Jeong and colleagues [1] focused their scientific attention on the origins of dairy pastoralism in the eastern Eurasian steppes, i.e., present-day Mongolia. The investigators used biological samples from individuals present in 22 Late Bronze Age burial mounds at six sites in northern Mongolia (the Deer Stone-Khirigsuur Complex; DSKC). The sites are characterized by engraved upright stones, stone mounds, and the absence of pottery [1, 10]. Scientists who excavated related ancient sites found the bones of sheep, goats, cattle, and horses, but it was unclear whether these animals were used for milk production [1, 10]. Jeong and colleagues dated the human individuals present in the DSKC mounds by radiocarbon analysis to between 3,000–3,300 years ago. The investigators initially used variations in DNA sequence to genetically profile the individuals. This powerful technique allowed the identification of related groups of people, their likely ancestral populations, and thereby helped map ancient human migrations across the continental landscape and over long periods of time. Unexpectedly, the investigators discovered that the 22 DSKC individuals (except for one person) were genetically distinct from the neighboring WSH. Jeong and colleagues concluded that the DSKC individuals were descended from an early Bronze Age hunter-gatherer population located immediately to the north of the Mongolian burial mounds, i.e., in the Lake Baikal region of southern Siberia. This is the largest fresh water lake (by volume) in the world and presumably, it was a natural ancestral home for the hunter-gatherer population.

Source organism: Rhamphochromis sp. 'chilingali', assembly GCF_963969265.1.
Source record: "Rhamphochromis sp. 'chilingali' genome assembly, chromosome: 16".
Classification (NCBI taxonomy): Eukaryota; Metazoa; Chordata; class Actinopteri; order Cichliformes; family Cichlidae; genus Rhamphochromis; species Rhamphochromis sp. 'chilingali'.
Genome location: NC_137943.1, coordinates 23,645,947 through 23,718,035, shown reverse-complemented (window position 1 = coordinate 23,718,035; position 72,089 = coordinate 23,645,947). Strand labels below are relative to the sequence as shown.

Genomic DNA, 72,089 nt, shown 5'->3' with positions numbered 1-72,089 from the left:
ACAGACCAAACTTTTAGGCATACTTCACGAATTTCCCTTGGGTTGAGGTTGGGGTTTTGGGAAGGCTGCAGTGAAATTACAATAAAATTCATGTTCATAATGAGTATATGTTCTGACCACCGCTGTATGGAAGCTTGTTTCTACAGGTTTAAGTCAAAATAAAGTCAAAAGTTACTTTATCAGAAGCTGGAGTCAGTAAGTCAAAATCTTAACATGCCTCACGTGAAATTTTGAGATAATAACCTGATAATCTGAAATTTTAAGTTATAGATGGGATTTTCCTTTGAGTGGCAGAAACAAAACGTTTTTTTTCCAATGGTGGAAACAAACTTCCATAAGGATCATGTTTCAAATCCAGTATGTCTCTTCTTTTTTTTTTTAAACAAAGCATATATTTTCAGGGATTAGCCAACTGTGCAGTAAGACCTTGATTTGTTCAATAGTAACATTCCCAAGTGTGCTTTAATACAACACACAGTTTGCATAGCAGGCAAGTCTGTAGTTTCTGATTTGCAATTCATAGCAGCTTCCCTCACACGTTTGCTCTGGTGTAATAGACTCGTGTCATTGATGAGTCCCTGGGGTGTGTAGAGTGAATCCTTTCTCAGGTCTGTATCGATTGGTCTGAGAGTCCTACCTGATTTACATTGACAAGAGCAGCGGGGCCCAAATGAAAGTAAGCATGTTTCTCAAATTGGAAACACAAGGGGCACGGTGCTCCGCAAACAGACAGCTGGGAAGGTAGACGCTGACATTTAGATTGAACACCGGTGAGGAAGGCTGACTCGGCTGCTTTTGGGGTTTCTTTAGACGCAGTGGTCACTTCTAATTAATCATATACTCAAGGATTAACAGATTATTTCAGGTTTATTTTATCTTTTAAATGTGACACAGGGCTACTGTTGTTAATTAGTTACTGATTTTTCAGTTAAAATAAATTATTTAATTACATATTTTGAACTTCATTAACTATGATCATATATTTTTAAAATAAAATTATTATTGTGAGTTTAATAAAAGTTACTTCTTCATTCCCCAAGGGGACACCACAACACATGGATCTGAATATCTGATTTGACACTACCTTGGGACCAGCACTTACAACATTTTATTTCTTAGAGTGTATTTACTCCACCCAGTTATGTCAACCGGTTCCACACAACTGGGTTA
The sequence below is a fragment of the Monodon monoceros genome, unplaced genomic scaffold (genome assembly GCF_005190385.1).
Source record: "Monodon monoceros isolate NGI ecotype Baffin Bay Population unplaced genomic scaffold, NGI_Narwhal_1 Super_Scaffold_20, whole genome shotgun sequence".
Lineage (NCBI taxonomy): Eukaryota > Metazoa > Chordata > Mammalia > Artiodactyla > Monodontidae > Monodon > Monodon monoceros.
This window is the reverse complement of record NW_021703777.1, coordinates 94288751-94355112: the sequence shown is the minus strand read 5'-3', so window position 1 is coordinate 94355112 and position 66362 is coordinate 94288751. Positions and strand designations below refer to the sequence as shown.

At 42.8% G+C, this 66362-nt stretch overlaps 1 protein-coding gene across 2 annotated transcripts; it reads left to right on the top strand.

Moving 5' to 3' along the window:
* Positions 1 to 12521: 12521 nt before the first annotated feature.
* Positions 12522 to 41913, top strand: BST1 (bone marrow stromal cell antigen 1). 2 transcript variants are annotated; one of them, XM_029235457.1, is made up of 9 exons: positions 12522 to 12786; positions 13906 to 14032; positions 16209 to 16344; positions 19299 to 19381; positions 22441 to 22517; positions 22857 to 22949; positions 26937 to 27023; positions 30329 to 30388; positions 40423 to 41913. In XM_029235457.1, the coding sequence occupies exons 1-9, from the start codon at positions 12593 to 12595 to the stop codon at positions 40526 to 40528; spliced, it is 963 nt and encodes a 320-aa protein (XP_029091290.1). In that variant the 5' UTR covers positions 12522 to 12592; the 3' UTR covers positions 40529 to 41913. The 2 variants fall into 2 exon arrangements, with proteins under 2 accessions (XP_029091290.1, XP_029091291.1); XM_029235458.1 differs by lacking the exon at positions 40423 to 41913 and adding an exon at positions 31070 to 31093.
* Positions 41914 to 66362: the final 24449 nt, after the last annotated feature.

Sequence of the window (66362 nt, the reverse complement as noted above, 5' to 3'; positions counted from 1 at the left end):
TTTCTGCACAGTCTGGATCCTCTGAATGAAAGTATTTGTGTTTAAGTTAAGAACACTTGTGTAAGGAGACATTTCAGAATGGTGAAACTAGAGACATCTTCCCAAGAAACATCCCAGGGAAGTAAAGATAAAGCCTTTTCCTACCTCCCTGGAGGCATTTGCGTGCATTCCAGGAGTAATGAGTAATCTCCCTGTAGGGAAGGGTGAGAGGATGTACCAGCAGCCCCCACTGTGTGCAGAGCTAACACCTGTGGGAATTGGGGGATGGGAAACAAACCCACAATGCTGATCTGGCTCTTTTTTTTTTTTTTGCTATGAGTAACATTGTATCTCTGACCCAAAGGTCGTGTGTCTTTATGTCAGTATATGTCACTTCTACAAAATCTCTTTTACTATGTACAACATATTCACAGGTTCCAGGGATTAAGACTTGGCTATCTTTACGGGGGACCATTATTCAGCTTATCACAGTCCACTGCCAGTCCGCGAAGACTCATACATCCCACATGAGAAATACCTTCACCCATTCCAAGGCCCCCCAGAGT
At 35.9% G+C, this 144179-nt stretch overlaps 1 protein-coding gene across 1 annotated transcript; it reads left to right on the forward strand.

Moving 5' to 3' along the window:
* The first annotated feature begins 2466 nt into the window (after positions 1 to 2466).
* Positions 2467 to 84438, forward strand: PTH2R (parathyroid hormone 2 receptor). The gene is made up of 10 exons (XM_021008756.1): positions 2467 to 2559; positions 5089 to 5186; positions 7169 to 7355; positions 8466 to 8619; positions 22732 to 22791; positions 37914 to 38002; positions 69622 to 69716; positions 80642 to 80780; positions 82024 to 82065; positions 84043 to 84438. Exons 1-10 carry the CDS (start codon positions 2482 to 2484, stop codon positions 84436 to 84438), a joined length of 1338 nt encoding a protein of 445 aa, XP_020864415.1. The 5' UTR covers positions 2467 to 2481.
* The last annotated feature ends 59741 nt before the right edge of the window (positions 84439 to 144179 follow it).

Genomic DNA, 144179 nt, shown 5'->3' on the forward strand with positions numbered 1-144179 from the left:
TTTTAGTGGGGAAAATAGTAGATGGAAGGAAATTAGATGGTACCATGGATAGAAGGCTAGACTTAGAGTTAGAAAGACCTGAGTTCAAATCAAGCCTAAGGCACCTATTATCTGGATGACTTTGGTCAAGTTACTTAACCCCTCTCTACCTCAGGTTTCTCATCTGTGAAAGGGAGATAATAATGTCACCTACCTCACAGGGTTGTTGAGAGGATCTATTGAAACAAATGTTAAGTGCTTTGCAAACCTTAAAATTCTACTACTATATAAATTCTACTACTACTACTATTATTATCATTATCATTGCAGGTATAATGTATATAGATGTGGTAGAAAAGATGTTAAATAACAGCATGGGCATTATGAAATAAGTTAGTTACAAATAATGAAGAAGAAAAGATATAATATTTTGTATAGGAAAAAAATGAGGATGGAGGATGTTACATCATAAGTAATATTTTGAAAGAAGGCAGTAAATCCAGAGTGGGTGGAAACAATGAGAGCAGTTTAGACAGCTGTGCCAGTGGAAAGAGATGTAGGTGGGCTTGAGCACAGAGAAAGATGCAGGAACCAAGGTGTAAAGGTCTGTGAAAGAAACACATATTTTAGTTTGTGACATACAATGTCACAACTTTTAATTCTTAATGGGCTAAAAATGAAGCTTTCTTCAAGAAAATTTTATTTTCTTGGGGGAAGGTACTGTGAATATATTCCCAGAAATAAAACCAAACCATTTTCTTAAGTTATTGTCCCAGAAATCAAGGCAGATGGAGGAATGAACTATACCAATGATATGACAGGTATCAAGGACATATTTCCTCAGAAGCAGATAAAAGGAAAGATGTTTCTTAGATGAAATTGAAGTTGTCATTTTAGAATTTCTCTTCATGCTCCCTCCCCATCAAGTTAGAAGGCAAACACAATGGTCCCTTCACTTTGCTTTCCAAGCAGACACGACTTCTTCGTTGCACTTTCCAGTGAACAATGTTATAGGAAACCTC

Jeong and colleagues next turned their attention to the teeth of nine individuals from the DSKC burial mounds [1]. The investigators explained that dental calculus or tartar, which is a form of hardened plaque on teeth, contains traces of what is eaten by a human. They predicted that if the DSKC population was practicing dairy pastoralism then there should be detectable milk proteins on the teeth of people from the Mongolian burial mounds. The investigators used a highly sensitive and precise technology, mass spectrometry, for analying the tartar. They discovered fragments of two milk proteins, casein and lactoglobulin, on the teeth from seven of nine of the individuals. Additionally, the investigators determined that these milk proteins came from several ruminant species, including sheep, goat, and cow. They concluded that these results provided direct evidence that the DSKC population practiced dairy pastoralism. There was also good evidence that the WSH adopted dairying much earlier than the DSKC population [7]. This information and the absence of WSH genetics in the DSKC population strongly suggested to the investigators that DSKC dairy pastoralism was culturally adopted from the WSH. Jeong and colleagues’ conclusion sharply contrasted with what happened when the WSH migrated into northern Europe, where there was a wholesale population replacement that caused a major cultural transition and the introduction of dairying into Europe.